|Publication number||US5739790 A|
|Application number||US 08/529,723|
|Publication date||Apr 14, 1998|
|Filing date||Sep 18, 1995|
|Priority date||Sep 18, 1995|
|Publication number||08529723, 529723, US 5739790 A, US 5739790A, US-A-5739790, US5739790 A, US5739790A|
|Inventors||Donald R. Green, Jr.|
|Original Assignee||Nippondenso, Co., Ltd.|
|Export Citation||BiBTeX, EndNote, RefMan|
|Patent Citations (12), Non-Patent Citations (2), Referenced by (17), Classifications (13), Legal Events (6)|
|External Links: USPTO, USPTO Assignment, Espacenet|
1. Field of the Invention
This invention is directed to antenna systems for portable transceiver units. More particularly, it is directed to docking adapters used to connect cellular telephone units and the like to external antennas.
2. Description of the Related Art
Portable, hand-held radio frequency (RF) transceiver units such as cellular telephones and the like (collectively referred to herein as Personal Communication Service, or PCS, systems) generally include a handset unit containing a microphone and speaker, controls and internal electronics, and an antenna for RF communication with a base station or another transceiver unit. The antenna may be a relatively short, inductively loaded "rubber duckie" type antenna, or a telescoping rod type antenna.
The popularity of PCS systems stems in large part from their flexibility. Because of their portability, PCS systems can be used indoors, outdoors, or while riding in automobiles and other vehicles. When the PCS system is used in a vehicle, however, the metal vehicle body tends to act as a shield which severely limits and distorts the RF signals generated by the PCS system. Thus, it is generally necessary to use the PCS system in conjunction with an antenna external to the vehicle, such as an antenna mounted on the exterior of the vehicle body.
The use of an external antenna has additional advantages as well. For example, the external antenna need not be as portable as the PCS system antenna. Thus, there are fewer design constraints associated with it, and configurations which are better suited for a particular transceiver's operational characteristics may be used to provide higher gain. Also, it may be undesirable to expose PCS system users to the relatively high levels of RF energy generated by the transceiver, and an external antenna permits the RF signal emission point to be positioned away from users. Further, use of an external antenna avoids the need to extend the PCS system's integral antenna in the vehicle compartment, where space may be at a premium.
Connection of the PCS system to the external antenna is generally done with a docking adapter. The docking adapter has an electrical connector, such as a coaxial RF jack, which mates with a corresponding connector on the PCS system handset to establish an electrical connection therebetween. A switch on the PCS system handset is then used to switch connection of the PCS transceiver from the integral antenna to the external antenna via the docking adapter.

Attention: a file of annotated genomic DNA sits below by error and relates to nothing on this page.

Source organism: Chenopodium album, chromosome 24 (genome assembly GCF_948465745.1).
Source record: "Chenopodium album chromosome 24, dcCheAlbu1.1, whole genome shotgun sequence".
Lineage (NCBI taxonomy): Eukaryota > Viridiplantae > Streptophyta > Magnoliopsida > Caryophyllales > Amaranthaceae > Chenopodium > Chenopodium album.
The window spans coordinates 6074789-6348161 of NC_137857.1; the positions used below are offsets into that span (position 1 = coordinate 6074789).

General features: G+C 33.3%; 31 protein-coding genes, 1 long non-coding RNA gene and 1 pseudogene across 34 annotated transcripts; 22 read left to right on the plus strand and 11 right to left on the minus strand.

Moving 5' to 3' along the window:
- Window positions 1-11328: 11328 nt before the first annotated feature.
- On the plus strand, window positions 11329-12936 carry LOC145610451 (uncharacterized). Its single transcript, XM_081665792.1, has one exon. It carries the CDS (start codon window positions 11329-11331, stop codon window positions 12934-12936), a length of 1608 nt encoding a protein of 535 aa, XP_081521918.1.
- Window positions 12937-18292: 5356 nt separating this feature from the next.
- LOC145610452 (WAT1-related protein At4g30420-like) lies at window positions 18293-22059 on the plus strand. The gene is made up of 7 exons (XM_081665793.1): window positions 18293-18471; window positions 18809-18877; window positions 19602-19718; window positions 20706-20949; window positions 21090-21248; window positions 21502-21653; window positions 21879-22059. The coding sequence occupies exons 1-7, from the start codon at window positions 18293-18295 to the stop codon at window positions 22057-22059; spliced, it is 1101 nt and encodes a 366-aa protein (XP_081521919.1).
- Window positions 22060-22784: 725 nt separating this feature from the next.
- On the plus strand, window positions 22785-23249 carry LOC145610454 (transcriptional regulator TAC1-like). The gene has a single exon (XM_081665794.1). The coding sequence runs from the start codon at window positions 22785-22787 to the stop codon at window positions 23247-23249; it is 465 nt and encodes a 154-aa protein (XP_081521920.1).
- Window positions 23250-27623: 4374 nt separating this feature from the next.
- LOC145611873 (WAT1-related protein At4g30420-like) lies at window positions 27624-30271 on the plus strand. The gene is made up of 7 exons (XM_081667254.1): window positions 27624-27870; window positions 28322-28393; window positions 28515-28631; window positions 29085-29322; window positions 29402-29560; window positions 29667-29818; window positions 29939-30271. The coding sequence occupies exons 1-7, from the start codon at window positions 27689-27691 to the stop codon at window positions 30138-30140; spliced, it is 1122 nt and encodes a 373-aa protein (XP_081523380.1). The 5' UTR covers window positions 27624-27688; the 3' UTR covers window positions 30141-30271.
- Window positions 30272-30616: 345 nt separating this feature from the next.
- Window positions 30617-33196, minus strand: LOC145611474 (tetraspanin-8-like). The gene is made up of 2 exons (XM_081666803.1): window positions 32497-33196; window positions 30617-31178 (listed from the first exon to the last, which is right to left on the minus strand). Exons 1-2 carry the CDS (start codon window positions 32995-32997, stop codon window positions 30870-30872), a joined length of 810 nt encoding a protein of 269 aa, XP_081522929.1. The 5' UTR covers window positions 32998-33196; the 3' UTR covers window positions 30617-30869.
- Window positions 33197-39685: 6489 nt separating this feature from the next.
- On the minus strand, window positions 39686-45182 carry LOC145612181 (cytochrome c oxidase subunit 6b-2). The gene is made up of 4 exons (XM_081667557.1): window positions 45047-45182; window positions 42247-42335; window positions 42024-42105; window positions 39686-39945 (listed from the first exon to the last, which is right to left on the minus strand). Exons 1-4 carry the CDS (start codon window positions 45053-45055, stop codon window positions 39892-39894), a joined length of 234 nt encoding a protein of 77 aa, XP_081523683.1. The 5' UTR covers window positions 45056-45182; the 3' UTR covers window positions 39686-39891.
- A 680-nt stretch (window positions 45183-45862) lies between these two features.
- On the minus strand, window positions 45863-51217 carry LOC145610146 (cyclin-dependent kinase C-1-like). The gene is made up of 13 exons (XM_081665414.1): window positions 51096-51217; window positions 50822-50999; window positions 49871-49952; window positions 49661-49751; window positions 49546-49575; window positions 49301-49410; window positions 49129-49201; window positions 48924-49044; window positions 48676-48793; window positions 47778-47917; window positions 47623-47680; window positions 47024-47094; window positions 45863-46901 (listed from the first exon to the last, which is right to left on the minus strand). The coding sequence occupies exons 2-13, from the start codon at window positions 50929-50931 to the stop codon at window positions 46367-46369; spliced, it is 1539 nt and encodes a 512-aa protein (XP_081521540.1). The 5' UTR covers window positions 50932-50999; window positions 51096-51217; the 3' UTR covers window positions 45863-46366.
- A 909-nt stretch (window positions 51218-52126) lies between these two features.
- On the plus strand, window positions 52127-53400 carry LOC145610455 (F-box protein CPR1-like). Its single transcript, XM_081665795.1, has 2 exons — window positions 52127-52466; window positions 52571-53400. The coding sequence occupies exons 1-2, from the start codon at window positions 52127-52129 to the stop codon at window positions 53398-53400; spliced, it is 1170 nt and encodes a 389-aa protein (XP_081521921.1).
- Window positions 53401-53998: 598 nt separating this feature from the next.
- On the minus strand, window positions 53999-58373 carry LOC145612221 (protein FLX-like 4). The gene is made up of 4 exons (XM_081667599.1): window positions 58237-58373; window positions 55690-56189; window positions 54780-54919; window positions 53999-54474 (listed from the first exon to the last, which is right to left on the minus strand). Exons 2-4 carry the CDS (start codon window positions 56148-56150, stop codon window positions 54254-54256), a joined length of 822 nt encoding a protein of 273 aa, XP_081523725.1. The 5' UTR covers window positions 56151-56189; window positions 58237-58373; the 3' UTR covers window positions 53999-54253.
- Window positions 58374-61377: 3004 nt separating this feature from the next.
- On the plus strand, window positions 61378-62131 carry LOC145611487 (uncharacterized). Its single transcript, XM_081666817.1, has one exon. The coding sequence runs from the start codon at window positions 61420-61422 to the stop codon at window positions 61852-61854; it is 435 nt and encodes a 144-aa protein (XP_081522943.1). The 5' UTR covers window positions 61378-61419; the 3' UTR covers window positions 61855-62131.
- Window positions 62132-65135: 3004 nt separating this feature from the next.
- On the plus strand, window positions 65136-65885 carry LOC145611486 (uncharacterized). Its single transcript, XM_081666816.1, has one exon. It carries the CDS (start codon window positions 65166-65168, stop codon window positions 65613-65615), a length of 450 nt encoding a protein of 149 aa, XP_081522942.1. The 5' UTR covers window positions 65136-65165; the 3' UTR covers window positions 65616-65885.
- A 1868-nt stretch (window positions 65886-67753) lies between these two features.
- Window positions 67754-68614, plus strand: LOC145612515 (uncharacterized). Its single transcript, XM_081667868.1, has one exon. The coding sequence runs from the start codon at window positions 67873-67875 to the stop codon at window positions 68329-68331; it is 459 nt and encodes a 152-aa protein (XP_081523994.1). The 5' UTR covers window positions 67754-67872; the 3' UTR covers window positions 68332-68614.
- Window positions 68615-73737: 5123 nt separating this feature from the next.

This approach has several disadvantages. For example, a cellular telephone should provide its user with the maximum amount of "talk time" possible. Talk time means the amount of time that the telephone can be used before its battery must be recharged; i.e., the maximum usage time between charges. A primary parameter controlling the talk time of a particular cellular unit is its transmitter efficiency; in other words, the percentage of the power supplied from the unit's battery to its transmitter which is realized as RF power transmitted from the antenna. The RF jack connection between the PCS system handset and the docking adapter and the signal path transmission lines associated with the connection introduce a significant amount of insertion loss into the system. This reduces the efficiency of the transmitter and lowers the talk time of the PCS system. Moreover, the insertion loss also results in a loss of sensitivity when the PCS system transceiver is in receive mode.
Further, the RF jack, antenna switch and associated signal transmission lines increase the size and weight of the handset, making it less portable. They also increase the number of components in the device, thereby increasing its cost and the difficulty in manufacturing it.
In view of the above problems, it is an object of the present invention to provide a system for connecting a portable transceiver to an external antenna which avoids any significant reduction in the transceiver's talk time, the efficiency of the transceiver when in transmit mode, and the sensitivity of the transceiver when in receive mode.
It is another object of the present invention to provide a system for connecting a portable transceiver to an external antenna which avoids any significant increase in the size, weight and cost of the portable transceiver.
It is yet another object of the present invention to provide a system for connecting a portable transceiver to an external antenna which minimizes the number of components in the signal path between the transceiver and the antenna.